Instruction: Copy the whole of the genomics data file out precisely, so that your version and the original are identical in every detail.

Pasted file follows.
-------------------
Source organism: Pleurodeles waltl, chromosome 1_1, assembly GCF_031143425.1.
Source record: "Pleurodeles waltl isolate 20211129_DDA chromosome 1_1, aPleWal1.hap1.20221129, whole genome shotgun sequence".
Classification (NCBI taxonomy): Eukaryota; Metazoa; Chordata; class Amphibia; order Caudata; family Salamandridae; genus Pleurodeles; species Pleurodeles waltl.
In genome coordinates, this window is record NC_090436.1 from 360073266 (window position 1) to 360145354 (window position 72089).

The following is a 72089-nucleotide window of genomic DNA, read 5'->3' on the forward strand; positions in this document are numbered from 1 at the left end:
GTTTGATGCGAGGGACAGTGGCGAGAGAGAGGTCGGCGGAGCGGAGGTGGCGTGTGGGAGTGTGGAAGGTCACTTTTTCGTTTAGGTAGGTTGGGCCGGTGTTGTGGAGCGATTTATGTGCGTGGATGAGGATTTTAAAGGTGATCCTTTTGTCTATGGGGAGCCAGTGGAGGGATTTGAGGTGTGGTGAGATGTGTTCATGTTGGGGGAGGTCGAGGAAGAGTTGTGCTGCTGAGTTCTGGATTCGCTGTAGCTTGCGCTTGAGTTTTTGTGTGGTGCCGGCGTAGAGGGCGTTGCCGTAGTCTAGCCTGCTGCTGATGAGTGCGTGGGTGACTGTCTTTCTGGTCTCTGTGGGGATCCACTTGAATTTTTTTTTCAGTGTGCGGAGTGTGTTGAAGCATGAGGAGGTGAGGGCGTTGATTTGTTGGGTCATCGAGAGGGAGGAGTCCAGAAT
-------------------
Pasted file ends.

Source organism: Pleurodeles waltl, chromosome 1_1, assembly GCF_031143425.1.
Source record: "Pleurodeles waltl isolate 20211129_DDA chromosome 1_1, aPleWal1.hap1.20221129, whole genome shotgun sequence".
Classification (NCBI taxonomy): Eukaryota; Metazoa; Chordata; class Amphibia; order Caudata; family Salamandridae; genus Pleurodeles; species Pleurodeles waltl.
In genome coordinates, this window is record NC_090436.1 from 360073266 (window position 1) to 360145354 (window position 72089).

The following is a 72089-nucleotide window of genomic DNA, read 5'->3' on the forward strand; positions in this document are numbered from 1 at the left end:
GTTTGATGCGAGGGACAGTGGCGAGAGAGAGGTCGGCGGAGCGGAGGTGGCGTGTGGGAGTGTGGAAGGTCACTTTTTCGTTTAGGTAGGTTGGGCCGGTGTTGTGGAGCGATTTATGTGCGTGGATGAGGATTTTAAAGGTGATCCTTTTGTCTATGGGGAGCCAGTGGAGGGATTTGAGGTGTGGTGAGATGTGTTCATGTTGGGGGAGGTCGAGGAAGAGTTGTGCTGCTGAGTTCTGGATTCGCTGTAGCTTGCGCTTGAGTTTTTGTGTGGTGCCGGCGTAGAGGGCGTTGCCGTAGTCTAGCCTGCTGCTGATGAGTGCGTGGGTGACTGTCTTTCTGGTCTCTGTGGGGATCCACTTGAATTTTTTTTTCAGTGTGCGGAGTGTGTTGAAGCATGAGGAGGTGAGGGCGTTGATTTGTTGGGTCATCGAGAGGGAGGAGTCCAGAAT